National Pretzel Day

Now I want a pretzel but the only thing in the house is Lynette's frozen gluten free pretzels.  Not what I had in mind.  Here are some interesting facts I found.


National Pretzel Day is observed annually on April 26.  A bag of nice crunchy, salty pretzels or a big, warm, soft, cinnamon pretzel is the question of the day.  Either one is an excellent choice.
There are a few different accounts of the origin of the pretzel.  Most people agree that it does have a Christian background, and they were developed by the monks.  According to The History of Science and Technology, in 610 AD, “an Italian monk invents pretzels as a reward to children who learn their prayers.  He calls the strips of baked dough, folded to resemble arms crossing the chest, pretiola (little rewards).”
Another source puts the invention in a monastery in southern France. The looped pretzel may also be related to a Greek Ring bread from the communion bread used in monasteries a thousand years ago.  In the Catholic Church, pretzels had a religious significance for both ingredients and shape. The loops in pretzel may have served a practical purpose: bakers could hang them on sticks, projecting upwards from a central column, as shown in Job Berckheyde’s (1681) painting.
The Pennsylvania Dutch immigrants introduced pretzels to North America in the 19th century.  At this time, many handmade pretzel bakeries populated central Pennsylvania, and their popularity quickly spread.
It was in the 20th century that soft pretzels were very popular in areas such as Philadelphia, Chicago and New York. 
  • Today, the average Philadelphian consumes about twelve times as many pretzels as the national average.
  • Pennsylvania is the center of American pretzel production for both hard and soft pretzels, producing 80% of the nation’s pretzels.
  • The annual United States pretzel industry is worth over $550 million.
  • The average American consumes about 1.5 pounds of pretzels per year.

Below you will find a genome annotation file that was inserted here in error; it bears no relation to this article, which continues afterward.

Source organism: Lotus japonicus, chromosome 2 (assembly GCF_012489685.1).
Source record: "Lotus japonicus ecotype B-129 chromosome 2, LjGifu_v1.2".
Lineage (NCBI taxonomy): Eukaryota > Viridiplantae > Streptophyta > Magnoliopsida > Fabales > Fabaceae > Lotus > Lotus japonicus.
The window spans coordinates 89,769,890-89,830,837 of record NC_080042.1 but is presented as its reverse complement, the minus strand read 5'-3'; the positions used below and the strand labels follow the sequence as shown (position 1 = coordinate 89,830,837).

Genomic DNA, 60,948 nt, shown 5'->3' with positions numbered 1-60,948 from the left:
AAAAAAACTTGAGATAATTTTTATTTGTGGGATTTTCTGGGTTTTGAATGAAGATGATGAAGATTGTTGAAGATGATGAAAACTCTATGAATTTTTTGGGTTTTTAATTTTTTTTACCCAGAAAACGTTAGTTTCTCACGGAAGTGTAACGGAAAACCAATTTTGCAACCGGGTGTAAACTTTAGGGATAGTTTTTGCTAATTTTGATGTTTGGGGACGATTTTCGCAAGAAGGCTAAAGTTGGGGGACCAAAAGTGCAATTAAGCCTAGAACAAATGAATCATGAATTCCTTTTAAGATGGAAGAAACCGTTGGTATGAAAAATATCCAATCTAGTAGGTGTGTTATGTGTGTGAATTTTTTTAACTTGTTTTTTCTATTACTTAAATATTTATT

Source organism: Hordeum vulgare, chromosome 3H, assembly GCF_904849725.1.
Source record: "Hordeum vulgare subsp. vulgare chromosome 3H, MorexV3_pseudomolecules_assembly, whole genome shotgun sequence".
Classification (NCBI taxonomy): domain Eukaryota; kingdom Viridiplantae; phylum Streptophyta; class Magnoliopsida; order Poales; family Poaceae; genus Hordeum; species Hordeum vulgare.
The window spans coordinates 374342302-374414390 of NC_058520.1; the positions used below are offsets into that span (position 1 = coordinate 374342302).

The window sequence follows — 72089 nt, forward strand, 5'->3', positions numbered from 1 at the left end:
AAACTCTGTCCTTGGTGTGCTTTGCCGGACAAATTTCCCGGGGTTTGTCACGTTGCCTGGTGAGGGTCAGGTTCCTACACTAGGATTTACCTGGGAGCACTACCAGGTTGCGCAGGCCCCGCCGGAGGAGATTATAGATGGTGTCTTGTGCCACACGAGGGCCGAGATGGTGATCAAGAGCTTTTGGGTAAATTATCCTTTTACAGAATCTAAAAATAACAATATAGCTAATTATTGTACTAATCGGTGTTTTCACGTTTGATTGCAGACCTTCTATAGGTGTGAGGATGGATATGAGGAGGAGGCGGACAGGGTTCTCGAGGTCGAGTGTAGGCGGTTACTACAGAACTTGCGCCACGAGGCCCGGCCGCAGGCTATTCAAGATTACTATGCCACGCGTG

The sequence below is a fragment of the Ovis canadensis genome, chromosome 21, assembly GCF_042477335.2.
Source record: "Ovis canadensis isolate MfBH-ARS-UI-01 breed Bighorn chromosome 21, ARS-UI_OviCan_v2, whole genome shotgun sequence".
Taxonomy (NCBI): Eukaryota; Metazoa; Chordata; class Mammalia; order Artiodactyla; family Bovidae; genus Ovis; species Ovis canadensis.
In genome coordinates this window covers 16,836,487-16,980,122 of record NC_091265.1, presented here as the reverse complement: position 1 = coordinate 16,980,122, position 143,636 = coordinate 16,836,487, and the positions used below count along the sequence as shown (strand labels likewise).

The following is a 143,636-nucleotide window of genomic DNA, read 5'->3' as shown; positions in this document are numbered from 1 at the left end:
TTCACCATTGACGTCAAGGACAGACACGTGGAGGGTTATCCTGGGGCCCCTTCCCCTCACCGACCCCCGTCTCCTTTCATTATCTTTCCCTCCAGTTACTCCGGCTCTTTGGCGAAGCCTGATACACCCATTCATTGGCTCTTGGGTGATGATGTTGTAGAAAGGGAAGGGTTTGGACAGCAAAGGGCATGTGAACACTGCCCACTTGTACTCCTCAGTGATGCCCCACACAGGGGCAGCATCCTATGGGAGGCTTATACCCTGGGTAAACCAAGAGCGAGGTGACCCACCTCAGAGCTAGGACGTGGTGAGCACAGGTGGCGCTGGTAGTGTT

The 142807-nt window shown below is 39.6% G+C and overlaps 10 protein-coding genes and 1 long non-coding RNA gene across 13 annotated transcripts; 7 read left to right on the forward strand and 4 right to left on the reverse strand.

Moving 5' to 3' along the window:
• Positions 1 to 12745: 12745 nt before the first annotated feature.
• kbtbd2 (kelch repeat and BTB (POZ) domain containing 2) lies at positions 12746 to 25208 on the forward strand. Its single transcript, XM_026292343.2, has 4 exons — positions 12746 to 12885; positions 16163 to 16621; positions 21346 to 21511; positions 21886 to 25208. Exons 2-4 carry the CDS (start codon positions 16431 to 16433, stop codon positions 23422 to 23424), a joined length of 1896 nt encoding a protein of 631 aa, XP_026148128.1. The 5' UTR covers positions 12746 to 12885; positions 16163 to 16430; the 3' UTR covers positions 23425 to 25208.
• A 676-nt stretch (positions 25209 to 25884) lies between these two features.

• Philadelphia opened a privately run “Pretzel Museum” in 1993.
  • Hard pretzels originated in the United States in 1850.

National Pretzel Day began in 2003 when Pennsylvania Governor Ed Rendell declared April 26 “National Pretzel Day” to acknowledge the importance of the pretzel to the state’s history and economy.


  1. I didn't know they had a day for this. My husband is a big fan of pretzels.

  2. We used to have a pretzel place at our mall. There was nothing like a freshly baked pretzel dipped in butter and sprinkled with salt. Mmmmm. Thanks for reminding me of that!

    Actually, it's probably a good thing they're not there anymore ...

  3. I enjoy hard pretzels every once in awhile. Wish I had a bag now, to celebrate National Pretzel Day!

  4. If I had known it was Pretzel Day, I would have made a batch.

  5. Thanks for all the information about pretzels. Now I want to find a good one, but none are around.

  6. The things I learn from you. Amazing.

  7. Didn't know about the pretzel day, amazing and can't recall ever having one.

    1. There are large soft bread-like pretzels and the hard crispy ones, large and small. They are usually covered in pieces of salt. I'm surprised you've never had one.

  8. Oooh fun! I make my own pretzels and dip them in mustard, very yummy! :)


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